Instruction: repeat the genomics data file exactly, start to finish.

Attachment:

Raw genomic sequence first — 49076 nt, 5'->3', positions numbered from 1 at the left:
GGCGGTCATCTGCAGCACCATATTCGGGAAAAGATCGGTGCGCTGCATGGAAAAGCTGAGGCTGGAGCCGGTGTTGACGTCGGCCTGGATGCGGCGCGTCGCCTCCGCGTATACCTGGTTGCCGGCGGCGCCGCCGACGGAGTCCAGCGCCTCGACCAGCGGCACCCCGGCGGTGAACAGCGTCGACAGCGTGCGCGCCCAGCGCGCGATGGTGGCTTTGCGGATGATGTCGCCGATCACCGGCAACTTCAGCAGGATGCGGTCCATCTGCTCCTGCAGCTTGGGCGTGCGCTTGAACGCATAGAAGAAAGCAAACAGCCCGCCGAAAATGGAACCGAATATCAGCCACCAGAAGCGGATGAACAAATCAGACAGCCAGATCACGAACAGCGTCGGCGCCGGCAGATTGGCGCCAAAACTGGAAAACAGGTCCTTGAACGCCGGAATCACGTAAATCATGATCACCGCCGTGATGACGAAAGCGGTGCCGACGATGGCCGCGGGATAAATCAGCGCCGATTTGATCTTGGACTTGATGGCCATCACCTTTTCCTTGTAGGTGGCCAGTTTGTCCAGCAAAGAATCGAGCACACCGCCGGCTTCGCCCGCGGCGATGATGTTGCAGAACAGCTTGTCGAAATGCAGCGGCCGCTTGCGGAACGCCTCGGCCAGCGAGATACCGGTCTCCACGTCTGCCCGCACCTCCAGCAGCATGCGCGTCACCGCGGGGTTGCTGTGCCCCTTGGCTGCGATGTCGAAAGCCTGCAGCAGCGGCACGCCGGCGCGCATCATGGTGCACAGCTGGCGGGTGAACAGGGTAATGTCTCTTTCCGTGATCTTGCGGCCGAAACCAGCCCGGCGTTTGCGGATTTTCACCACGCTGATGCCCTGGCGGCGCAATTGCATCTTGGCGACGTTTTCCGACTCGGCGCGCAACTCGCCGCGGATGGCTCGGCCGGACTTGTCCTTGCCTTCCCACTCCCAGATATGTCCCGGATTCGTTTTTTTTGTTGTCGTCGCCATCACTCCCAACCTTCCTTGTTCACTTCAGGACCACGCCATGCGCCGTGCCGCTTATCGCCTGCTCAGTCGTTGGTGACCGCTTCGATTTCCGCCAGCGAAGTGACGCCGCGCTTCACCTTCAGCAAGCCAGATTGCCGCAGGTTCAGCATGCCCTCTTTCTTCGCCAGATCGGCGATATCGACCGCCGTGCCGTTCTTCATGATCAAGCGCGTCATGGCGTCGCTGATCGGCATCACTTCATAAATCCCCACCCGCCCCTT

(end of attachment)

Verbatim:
Raw genomic sequence first — 49076 nt, 5'->3', positions numbered from 1 at the left:
GGCGGTCATCTGCAGCACCATATTCGGGAAAAGATCGGTGCGCTGCATGGAAAAGCTGAGGCTGGAGCCGGTGTTGACGTCGGCCTGGATGCGGCGCGTCGCCTCCGCGTATACCTGGTTGCCGGCGGCGCCGCCGACGGAGTCCAGCGCCTCGACCAGCGGCACCCCGGCGGTGAACAGCGTCGACAGCGTGCGCGCCCAGCGCGCGATGGTGGCTTTGCGGATGATGTCGCCGATCACCGGCAACTTCAGCAGGATGCGGTCCATCTGCTCCTGCAGCTTGGGCGTGCGCTTGAACGCATAGAAGAAAGCAAACAGCCCGCCGAAAATGGAACCGAATATCAGCCACCAGAAGCGGATGAACAAATCAGACAGCCAGATCACGAACAGCGTCGGCGCCGGCAGATTGGCGCCAAAACTGGAAAACAGGTCCTTGAACGCCGGAATCACGTAAATCATGATCACCGCCGTGATGACGAAAGCGGTGCCGACGATGGCCGCGGGATAAATCAGCGCCGATTTGATCTTGGACTTGATGGCCATCACCTTTTCCTTGTAGGTGGCCAGTTTGTCCAGCAAAGAATCGAGCACACCGCCGGCTTCGCCCGCGGCGATGATGTTGCAGAACAGCTTGTCGAAATGCAGCGGCCGCTTGCGGAACGCCTCGGCCAGCGAGATACCGGTCTCCACGTCTGCCCGCACCTCCAGCAGCATGCGCGTCACCGCGGGGTTGCTGTGCCCCTTGGCTGCGATGTCGAAAGCCTGCAGCAGCGGCACGCCGGCGCGCATCATGGTGCACAGCTGGCGGGTGAACAGGGTAATGTCTCTTTCCGTGATCTTGCGGCCGAAACCAGCCCGGCGTTTGCGGATTTTCACCACGCTGATGCCCTGGCGGCGCAATTGCATCTTGGCGACGTTTTCCGACTCGGCGCGCAACTCGCCGCGGATGGCTCGGCCGGACTTGTCCTTGCCTTCCCACTCCCAGATATGTCCCGGATTCGTTTTTTTTGTTGTCGTCGCCATCACTCCCAACCTTCCTTGTTCACTTCAGGACCACGCCATGCGCCGTGCCGCTTATCGCCTGCTCAGTCGTTGGTGACCGCTTCGATTTCCGCCAGCGAAGTGACGCCGCGCTTCACCTTCAGCAAGCCAGATTGCCGCAGGTTCAGCATGCCCTCTTTCTTCGCCAGATCGGCGATATCGACCGCCGTGCCGTTCTTCATGATCAAGCGCGTCATGGCGTCGCTGATCGGCATCACTTCATAAATCCCCACCCGCCCCTT